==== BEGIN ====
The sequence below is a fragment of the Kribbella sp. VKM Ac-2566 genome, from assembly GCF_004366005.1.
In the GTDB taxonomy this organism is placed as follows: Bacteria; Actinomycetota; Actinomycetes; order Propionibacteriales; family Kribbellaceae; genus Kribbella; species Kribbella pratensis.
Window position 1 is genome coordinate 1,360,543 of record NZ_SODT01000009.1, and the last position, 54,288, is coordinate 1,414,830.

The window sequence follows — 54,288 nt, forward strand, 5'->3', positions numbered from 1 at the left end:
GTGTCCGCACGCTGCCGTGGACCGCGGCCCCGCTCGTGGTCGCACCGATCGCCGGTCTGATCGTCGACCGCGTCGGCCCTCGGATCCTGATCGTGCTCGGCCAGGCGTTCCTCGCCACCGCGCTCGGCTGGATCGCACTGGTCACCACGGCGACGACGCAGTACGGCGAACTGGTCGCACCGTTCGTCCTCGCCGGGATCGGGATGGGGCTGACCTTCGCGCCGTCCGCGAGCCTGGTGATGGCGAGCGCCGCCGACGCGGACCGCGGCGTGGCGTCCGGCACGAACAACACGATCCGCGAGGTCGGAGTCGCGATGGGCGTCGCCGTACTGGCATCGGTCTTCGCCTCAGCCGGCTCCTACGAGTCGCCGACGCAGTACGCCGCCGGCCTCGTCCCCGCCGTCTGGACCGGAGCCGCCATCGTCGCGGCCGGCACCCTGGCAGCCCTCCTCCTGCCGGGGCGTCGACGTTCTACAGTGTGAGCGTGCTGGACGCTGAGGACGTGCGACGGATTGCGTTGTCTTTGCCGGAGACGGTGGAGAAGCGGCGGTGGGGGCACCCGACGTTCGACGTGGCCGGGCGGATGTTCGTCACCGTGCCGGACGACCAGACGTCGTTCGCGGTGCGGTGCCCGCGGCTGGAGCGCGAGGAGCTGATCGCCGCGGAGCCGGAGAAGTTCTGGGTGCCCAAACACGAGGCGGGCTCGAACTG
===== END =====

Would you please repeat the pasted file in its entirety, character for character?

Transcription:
The sequence below is a fragment of the Kribbella sp. VKM Ac-2566 genome, from assembly GCF_004366005.1.
In the GTDB taxonomy this organism is placed as follows: Bacteria; Actinomycetota; Actinomycetes; order Propionibacteriales; family Kribbellaceae; genus Kribbella; species Kribbella pratensis.
Window position 1 is genome coordinate 1,360,543 of record NZ_SODT01000009.1, and the last position, 54,288, is coordinate 1,414,830.

The window sequence follows — 54,288 nt, forward strand, 5'->3', positions numbered from 1 at the left end:
GTGTCCGCACGCTGCCGTGGACCGCGGCCCCGCTCGTGGTCGCACCGATCGCCGGTCTGATCGTCGACCGCGTCGGCCCTCGGATCCTGATCGTGCTCGGCCAGGCGTTCCTCGCCACCGCGCTCGGCTGGATCGCACTGGTCACCACGGCGACGACGCAGTACGGCGAACTGGTCGCACCGTTCGTCCTCGCCGGGATCGGGATGGGGCTGACCTTCGCGCCGTCCGCGAGCCTGGTGATGGCGAGCGCCGCCGACGCGGACCGCGGCGTGGCGTCCGGCACGAACAACACGATCCGCGAGGTCGGAGTCGCGATGGGCGTCGCCGTACTGGCATCGGTCTTCGCCTCAGCCGGCTCCTACGAGTCGCCGACGCAGTACGCCGCCGGCCTCGTCCCCGCCGTCTGGACCGGAGCCGCCATCGTCGCGGCCGGCACCCTGGCAGCCCTCCTCCTGCCGGGGCGTCGACGTTCTACAGTGTGAGCGTGCTGGACGCTGAGGACGTGCGACGGATTGCGTTGTCTTTGCCGGAGACGGTGGAGAAGCGGCGGTGGGGGCACCCGACGTTCGACGTGGCCGGGCGGATGTTCGTCACCGTGCCGGACGACCAGACGTCGTTCGCGGTGCGGTGCCCGCGGCTGGAGCGCGAGGAGCTGATCGCCGCGGAGCCGGAGAAGTTCTGGGTGCCCAAACACGAGGCGGGCTCGAACTG